“I think so, but why not ask them?” He said, pointing over my shoulder. Puzzled, I turned around to see two young men dressed in Civil War costumes.

I introduced Erik and myself. I apologized to them if I seemed shocked at first to see them. “I didn’t see or hear either of you come up here. By the way you’re dressed I guess you fellows work here. I’ve never seen a live enactment of the battles here, but I hear that you folks do one heck of a job.”

The Union Soldier spoke first. “Thank you, sir. We do what we believe in. Ain’t that right, Johnny?”

“Yep. That’s right, Smitty.” The Rebel Soldier agreed.

I saw that Erik wanted to ask them something so I suggested that he do just that.

“Why are your uniforms so dirty and tattered? Oh, wait. I think I know. If you guys do this fighting a lot of times, then your bosses would be spending time at the Laundromat.” He laughed, as any eight year-old would, thinking he made a joke.

The two soldiers looked at him, then to me, and back to each other. They shrugged their shoulders in unison. Then decided it wasn’t worth asking about.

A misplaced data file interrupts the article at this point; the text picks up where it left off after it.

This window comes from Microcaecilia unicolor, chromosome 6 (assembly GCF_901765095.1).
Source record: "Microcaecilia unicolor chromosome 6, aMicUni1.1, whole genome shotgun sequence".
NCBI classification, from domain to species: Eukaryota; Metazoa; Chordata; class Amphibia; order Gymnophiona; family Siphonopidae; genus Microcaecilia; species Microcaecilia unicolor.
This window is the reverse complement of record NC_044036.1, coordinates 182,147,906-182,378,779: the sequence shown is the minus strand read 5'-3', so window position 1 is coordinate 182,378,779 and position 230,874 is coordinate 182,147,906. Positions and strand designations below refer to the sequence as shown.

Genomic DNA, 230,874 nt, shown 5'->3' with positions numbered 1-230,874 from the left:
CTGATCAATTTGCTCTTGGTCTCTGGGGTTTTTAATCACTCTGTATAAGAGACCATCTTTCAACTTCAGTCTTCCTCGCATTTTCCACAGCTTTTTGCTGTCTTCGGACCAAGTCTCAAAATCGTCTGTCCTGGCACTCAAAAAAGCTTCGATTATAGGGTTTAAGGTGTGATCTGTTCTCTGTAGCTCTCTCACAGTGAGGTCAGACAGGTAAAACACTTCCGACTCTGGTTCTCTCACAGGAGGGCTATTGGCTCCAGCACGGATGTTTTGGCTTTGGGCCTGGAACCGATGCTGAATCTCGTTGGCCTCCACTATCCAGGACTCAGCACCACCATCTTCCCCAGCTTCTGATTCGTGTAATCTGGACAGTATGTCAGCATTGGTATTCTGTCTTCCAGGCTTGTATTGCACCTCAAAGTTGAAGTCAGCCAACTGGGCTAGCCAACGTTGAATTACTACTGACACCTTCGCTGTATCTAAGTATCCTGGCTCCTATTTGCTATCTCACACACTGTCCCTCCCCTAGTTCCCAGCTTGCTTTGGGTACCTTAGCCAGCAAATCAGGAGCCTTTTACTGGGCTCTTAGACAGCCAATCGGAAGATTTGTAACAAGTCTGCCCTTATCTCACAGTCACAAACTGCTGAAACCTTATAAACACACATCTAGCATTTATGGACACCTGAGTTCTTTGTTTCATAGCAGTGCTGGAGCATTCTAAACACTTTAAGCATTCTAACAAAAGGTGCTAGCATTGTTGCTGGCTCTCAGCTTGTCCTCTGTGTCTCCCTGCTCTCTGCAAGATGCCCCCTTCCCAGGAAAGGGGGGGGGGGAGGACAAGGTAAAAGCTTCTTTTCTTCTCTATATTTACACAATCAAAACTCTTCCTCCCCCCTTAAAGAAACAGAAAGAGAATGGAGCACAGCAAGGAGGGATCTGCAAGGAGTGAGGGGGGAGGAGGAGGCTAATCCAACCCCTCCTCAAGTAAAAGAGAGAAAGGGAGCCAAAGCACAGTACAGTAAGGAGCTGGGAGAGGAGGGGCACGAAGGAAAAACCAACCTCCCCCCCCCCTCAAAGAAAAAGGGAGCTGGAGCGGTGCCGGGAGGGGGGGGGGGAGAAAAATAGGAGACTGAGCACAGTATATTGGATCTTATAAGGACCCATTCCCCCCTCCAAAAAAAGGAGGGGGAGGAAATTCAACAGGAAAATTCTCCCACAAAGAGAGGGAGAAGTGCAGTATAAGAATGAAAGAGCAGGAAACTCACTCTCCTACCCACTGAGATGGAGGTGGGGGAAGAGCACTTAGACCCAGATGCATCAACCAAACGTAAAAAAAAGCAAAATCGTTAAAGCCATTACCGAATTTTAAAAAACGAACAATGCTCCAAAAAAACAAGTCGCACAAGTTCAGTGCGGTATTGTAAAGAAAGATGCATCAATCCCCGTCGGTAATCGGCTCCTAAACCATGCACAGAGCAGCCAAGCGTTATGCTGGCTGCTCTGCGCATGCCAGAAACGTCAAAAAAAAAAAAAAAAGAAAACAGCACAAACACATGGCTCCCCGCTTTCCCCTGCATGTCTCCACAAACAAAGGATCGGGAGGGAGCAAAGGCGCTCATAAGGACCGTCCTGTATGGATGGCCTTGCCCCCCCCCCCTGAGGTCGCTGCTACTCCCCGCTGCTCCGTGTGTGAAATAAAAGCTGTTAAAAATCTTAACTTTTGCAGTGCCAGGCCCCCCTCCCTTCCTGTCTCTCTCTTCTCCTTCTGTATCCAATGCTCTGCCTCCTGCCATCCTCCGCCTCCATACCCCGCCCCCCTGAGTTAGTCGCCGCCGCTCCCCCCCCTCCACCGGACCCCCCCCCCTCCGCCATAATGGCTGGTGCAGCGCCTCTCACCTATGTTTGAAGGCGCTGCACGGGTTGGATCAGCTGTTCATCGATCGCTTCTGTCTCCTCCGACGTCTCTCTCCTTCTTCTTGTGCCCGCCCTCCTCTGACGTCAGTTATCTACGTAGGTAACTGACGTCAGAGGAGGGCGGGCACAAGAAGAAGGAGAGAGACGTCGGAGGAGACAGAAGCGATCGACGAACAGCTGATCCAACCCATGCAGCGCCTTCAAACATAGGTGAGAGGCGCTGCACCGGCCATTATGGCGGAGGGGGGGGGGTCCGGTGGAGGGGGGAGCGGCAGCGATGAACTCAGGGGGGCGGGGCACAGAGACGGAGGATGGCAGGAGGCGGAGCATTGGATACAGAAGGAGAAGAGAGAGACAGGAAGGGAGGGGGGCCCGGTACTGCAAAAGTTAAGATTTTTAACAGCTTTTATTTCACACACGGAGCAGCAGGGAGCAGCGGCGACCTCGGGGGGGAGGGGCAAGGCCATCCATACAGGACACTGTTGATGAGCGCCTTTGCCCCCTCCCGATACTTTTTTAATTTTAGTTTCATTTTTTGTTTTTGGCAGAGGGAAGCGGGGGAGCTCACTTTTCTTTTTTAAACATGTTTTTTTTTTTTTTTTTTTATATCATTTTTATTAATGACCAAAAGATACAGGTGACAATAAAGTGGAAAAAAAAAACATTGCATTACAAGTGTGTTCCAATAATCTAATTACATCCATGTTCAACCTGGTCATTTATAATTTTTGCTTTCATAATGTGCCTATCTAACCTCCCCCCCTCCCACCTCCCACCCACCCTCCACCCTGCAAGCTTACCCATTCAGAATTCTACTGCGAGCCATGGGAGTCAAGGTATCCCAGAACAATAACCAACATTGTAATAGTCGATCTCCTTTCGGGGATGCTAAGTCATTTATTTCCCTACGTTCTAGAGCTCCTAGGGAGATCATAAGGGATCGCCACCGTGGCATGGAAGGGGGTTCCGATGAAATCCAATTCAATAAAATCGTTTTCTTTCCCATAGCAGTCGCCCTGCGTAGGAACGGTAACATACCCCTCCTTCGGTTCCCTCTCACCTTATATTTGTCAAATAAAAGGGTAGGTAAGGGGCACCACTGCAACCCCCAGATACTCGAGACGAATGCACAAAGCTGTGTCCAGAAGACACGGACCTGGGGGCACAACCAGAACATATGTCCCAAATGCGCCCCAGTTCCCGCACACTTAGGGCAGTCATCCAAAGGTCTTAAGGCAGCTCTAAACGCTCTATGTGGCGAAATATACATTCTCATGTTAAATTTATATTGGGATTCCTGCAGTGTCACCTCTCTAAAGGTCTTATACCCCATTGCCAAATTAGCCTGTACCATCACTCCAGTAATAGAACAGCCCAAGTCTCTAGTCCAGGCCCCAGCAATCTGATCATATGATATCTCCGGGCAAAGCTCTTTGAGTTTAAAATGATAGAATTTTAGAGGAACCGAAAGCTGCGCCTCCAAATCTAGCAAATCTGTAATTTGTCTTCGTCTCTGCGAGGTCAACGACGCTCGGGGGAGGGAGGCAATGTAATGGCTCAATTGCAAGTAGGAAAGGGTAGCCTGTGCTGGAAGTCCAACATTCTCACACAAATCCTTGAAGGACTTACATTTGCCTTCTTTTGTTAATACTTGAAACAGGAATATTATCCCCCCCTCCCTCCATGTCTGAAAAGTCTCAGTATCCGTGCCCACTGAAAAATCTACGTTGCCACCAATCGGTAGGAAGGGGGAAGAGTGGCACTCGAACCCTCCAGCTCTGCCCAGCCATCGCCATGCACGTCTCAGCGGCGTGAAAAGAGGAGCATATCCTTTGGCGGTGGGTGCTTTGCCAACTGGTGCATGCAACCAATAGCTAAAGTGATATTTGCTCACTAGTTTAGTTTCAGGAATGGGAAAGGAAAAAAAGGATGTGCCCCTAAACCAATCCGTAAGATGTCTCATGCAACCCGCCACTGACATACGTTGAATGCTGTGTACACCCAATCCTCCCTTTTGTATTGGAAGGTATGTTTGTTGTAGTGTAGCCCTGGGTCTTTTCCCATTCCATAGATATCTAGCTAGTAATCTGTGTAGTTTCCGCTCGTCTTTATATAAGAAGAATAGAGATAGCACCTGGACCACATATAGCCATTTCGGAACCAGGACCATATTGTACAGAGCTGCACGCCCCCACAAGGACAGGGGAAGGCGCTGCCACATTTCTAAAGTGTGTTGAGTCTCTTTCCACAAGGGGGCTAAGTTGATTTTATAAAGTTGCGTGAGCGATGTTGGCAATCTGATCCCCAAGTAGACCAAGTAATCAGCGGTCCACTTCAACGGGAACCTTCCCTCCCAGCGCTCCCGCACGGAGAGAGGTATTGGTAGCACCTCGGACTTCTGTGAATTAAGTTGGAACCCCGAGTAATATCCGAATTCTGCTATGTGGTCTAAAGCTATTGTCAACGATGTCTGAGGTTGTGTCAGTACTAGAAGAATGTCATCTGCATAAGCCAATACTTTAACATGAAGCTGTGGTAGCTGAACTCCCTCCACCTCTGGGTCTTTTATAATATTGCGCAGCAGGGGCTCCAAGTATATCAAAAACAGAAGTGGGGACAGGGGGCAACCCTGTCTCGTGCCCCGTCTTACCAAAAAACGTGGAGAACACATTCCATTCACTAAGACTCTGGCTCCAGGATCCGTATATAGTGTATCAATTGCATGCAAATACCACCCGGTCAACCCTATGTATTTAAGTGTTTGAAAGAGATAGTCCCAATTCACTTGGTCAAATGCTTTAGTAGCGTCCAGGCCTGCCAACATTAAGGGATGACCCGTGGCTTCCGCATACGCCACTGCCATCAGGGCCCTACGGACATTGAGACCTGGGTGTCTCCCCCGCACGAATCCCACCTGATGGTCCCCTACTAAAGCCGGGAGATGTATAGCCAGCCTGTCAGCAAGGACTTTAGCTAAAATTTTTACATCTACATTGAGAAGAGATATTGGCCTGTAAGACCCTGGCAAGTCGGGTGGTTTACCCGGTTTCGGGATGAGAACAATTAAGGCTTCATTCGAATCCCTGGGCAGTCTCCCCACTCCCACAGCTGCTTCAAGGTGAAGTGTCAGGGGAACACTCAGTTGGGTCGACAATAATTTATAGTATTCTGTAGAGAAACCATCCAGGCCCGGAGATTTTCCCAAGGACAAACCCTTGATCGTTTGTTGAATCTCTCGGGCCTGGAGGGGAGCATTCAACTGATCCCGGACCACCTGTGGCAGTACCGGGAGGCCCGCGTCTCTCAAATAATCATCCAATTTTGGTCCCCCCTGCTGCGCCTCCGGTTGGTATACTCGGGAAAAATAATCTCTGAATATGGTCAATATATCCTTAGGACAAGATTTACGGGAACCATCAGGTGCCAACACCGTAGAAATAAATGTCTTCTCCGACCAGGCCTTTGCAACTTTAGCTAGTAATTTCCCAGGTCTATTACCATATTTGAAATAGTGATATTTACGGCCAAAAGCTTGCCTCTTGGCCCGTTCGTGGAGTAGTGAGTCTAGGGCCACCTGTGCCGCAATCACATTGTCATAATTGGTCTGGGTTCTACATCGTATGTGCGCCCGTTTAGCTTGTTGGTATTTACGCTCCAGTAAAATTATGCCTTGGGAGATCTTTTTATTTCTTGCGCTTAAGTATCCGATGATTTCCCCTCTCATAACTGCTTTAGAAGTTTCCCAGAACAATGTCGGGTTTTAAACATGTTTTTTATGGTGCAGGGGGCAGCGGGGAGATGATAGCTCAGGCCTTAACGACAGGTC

The Union man, Smitty smiled at Erik and spoke as softly as he probably would to his own son. “You know, Erik, for a young boy, you sure are pretty much up on things. Are all the boys and girls in your school as smart as you?

Erik stood there, speechless. He didn’t expect to hear something that important to him from a stranger. He was about to thank Smitty when the man turned and pointed over to the two statues I had been looking at and offered, “We rightly don’t know who exactly these two were. We only know about a couple of hundred men here. Of course you can’t forget Old Stonewall or Jeb Stuart.” He whistled low and slowly, then said Whoo-ee that General Stuart sure was someone you didn’t want know if you were from the North.

The Rebel decided to jump in with, “I do know, sir, that each of these guys believe in what they did here.”

“Did here, don’t you mean do here?” I asked.

The Rebel, Johnny, looked confused, but went on about the big and last battle that took place here at Gettysburg. “However ya’ll want to say it, sir. It don’t make no never mind to Smitty here or me. Right, Smitty?”

“The Union man smiled and said, “that’s right Johnny. We do what we need to do.”